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Mom deserves the best

Thursday February 20, 2014
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Hypothetical case:

Chibesa and Innocent are two sons from Zambia now working in the U.S. Neither is married, and they are living frugally in an efficiency apartment trying to earn enough money to bring more of their family to the U.S. For weeks they have been celebrating the long-awaited arrival of their mother, Kakande, who is coming to visit. Their father died shortly after Innocent was born and they revere Kakande. When they arrive at the airport to greet their mother, they grow anxious when she fails to appear. After what seems like an eternity, they learn that an ambulance greeted her plane and Kakande was taken to a large medical center. There physicians diagnosed a stroke related to a severe subarachnoid bleed. Kakande is stabilized in the ED and admitted to the neurosurgical ICU.

After initial assessments, it quickly becomes apparent to the nurses and physicians caring for Kakande that recovery is highly improbable because of the extensive neurological damage. They recommend to the family that she be transitioned to purely palliative goals and transferred to hospice. Neither of the brothers, and certainly not Kakande, have health insurance or funds to pay for her hospitalization or hospice care. Both brothers are undocumented workers. They refuse to believe that in a great country like the U.S. something can’t be done to “save” their mother. Chibesa tells the nurses, “Mother spent her whole life taking care of others. Now you must take care of her. She deserves the best.” They refuse to believe that recovery is no longer a realistic goal and grow suspicious of the healthcare team.

What the Code of Ethics says:

Provision 3 of the ANA Code of Ethics for Nurses states, “The nurse promotes, advocates for and strives to protect the health, safety and rights of the patient.” It seems everyone has a different idea about how best to advocate for Kakande and her family. Possibly complicating the response of some are their differing ideas about what rights poor, non-U.S. citizens have to U.S. healthcare, especially since so many hard working citizens still lack access to high-quality, affordable, safe care. Provision 1 of the ANA Code of Ethics for Nurses states, “The nurse, in all professional relationships, practices with compassion and respect for the inherent dignity, worth and uniqueness of every individual, unrestricted by considerations of social or economic status, personal attributes or the nature of health problems.” Taken at face value, nurses are obligated to respect Kakande and her sons and to create a trusting partnership that will result in the best outcome for all. Let’s consider two possible nursing responses to this challenge.

Scenario 1: Nurses choose to be task- versus person-focused.

Each shift nurse looks at the “work” that needs to be done for the patient. A “good” nurse is one who gets that work done and is busy, not one who makes the critical difference for patients and families in terms of future options and goals. Strikingly absent from consideration is what this means in terms of the big picture, who this person is, what the long-term goals are. Given the fragmentation of care in today’s workplace environments, it is not infrequent that treatment of complications with a goal of stabilizing the patient continues indefinitely with no one coordinating care — until a length-of-stay committee gets involved and decides that action is needed. Nurses practicing this way and their physician colleagues fail to meet the standards of both the first and third provisions in our code.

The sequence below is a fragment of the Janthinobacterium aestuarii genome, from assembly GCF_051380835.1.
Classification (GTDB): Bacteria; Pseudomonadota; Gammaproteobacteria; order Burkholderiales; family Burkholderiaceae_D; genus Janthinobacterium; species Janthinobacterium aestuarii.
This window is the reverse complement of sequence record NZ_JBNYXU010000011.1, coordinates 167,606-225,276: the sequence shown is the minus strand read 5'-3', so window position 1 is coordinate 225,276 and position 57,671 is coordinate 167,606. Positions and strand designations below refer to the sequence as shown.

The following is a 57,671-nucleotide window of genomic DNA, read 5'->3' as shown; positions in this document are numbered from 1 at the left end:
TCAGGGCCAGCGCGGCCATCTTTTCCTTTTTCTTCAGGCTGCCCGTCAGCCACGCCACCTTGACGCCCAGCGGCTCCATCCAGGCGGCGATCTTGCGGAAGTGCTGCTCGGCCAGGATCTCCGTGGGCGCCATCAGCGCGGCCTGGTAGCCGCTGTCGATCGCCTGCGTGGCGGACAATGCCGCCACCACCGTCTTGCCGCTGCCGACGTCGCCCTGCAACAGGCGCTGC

Scenario 2: Nurses prioritize their advocacy responsibilities and establishing a trusting relationship with the family.

In order to advocate effectively for Kakande, nurses must help her sons understand and accept her medical condition. This hopefully will contribute to the sons believing that the doctors and nurses are as committed to her welfare as they are. If the staff can educate the sons on the advantages of hospice and try to find a way to secure these services, Kakande then will be in a better place. Nurses troubled by the failure to breach this impasse might avail themselves of the services of an institutional ethics committee or consultant. Certainly there should be trusted individuals within the medical center who can be consulted for help. Nothing less than Kakande’s family’s memories of her days in her host country and their ability to trust the U.S. is at stake. Everyday nurses create the memories that families of the seriously ill and dying live with forever.

Visit CE.Nurse.com/Course/ for CE modules on stroke care.

To see what else is trending in stroke, visit www.Nurse.com/Stroke.


Carol Taylor, RN, PhD, is a professor of nursing at Georgetown University School of Nursing and Health Studies, and senior scholar at the Kennedy Institiute of Ethics. Post a comment below or email specialty@nurse.com.